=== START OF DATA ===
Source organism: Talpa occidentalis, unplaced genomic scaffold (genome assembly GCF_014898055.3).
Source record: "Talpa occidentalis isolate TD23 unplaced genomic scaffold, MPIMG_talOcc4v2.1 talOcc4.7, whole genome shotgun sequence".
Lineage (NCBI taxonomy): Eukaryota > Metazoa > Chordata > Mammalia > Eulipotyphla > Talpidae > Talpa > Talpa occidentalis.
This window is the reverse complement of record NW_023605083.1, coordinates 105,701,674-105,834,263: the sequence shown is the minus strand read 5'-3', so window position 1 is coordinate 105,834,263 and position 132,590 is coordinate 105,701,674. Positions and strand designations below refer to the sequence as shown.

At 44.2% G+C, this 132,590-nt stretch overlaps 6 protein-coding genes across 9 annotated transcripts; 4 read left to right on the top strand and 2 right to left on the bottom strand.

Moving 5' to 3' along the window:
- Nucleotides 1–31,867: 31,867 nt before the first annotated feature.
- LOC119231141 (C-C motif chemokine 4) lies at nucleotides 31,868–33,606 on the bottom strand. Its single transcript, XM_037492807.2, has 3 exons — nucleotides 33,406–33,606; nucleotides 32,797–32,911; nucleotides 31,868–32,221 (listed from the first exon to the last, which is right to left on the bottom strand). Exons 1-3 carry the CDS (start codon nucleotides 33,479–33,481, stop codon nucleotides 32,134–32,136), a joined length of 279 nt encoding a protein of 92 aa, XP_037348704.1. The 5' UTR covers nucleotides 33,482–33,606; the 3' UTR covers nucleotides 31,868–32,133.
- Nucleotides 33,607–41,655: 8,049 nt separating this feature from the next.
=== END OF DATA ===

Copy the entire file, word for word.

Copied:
Source organism: Talpa occidentalis, unplaced genomic scaffold (genome assembly GCF_014898055.3).
Source record: "Talpa occidentalis isolate TD23 unplaced genomic scaffold, MPIMG_talOcc4v2.1 talOcc4.7, whole genome shotgun sequence".
Lineage (NCBI taxonomy): Eukaryota > Metazoa > Chordata > Mammalia > Eulipotyphla > Talpidae > Talpa > Talpa occidentalis.
This window is the reverse complement of record NW_023605083.1, coordinates 105,701,674-105,834,263: the sequence shown is the minus strand read 5'-3', so window position 1 is coordinate 105,834,263 and position 132,590 is coordinate 105,701,674. Positions and strand designations below refer to the sequence as shown.

At 44.2% G+C, this 132,590-nt stretch overlaps 6 protein-coding genes across 9 annotated transcripts; 4 read left to right on the top strand and 2 right to left on the bottom strand.

Moving 5' to 3' along the window:
- Nucleotides 1–31,867: 31,867 nt before the first annotated feature.
- LOC119231141 (C-C motif chemokine 4) lies at nucleotides 31,868–33,606 on the bottom strand. Its single transcript, XM_037492807.2, has 3 exons — nucleotides 33,406–33,606; nucleotides 32,797–32,911; nucleotides 31,868–32,221 (listed from the first exon to the last, which is right to left on the bottom strand). Exons 1-3 carry the CDS (start codon nucleotides 33,479–33,481, stop codon nucleotides 32,134–32,136), a joined length of 279 nt encoding a protein of 92 aa, XP_037348704.1. The 5' UTR covers nucleotides 33,482–33,606; the 3' UTR covers nucleotides 31,868–32,133.
- Nucleotides 33,607–41,655: 8,049 nt separating this feature from the next.